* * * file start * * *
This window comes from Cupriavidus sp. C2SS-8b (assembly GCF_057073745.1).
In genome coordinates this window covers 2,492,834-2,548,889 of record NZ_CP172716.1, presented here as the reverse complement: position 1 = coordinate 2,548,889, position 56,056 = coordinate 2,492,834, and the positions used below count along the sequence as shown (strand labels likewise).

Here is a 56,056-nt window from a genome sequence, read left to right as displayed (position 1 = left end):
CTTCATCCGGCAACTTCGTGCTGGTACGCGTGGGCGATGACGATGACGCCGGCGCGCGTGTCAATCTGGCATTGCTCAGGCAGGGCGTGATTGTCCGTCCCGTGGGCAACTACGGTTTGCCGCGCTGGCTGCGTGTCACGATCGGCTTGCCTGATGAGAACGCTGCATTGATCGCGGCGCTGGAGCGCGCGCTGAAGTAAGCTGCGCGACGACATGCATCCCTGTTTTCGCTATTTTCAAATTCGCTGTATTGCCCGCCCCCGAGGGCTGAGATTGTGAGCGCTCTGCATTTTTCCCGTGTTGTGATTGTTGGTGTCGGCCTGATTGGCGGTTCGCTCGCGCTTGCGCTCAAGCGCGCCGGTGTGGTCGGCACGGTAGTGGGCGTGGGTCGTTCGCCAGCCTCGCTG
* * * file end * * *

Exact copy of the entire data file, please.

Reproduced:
This window comes from Cupriavidus sp. C2SS-8b (assembly GCF_057073745.1).
In genome coordinates this window covers 2,492,834-2,548,889 of record NZ_CP172716.1, presented here as the reverse complement: position 1 = coordinate 2,548,889, position 56,056 = coordinate 2,492,834, and the positions used below count along the sequence as shown (strand labels likewise).

Here is a 56,056-nt window from a genome sequence, read left to right as displayed (position 1 = left end):
CTTCATCCGGCAACTTCGTGCTGGTACGCGTGGGCGATGACGATGACGCCGGCGCGCGTGTCAATCTGGCATTGCTCAGGCAGGGCGTGATTGTCCGTCCCGTGGGCAACTACGGTTTGCCGCGCTGGCTGCGTGTCACGATCGGCTTGCCTGATGAGAACGCTGCATTGATCGCGGCGCTGGAGCGCGCGCTGAAGTAAGCTGCGCGACGACATGCATCCCTGTTTTCGCTATTTTCAAATTCGCTGTATTGCCCGCCCCCGAGGGCTGAGATTGTGAGCGCTCTGCATTTTTCCCGTGTTGTGATTGTTGGTGTCGGCCTGATTGGCGGTTCGCTCGCGCTTGCGCTCAAGCGCGCCGGTGTGGTCGGCACGGTAGTGGGCGTGGGTCGTTCGCCAGCCTCGCTG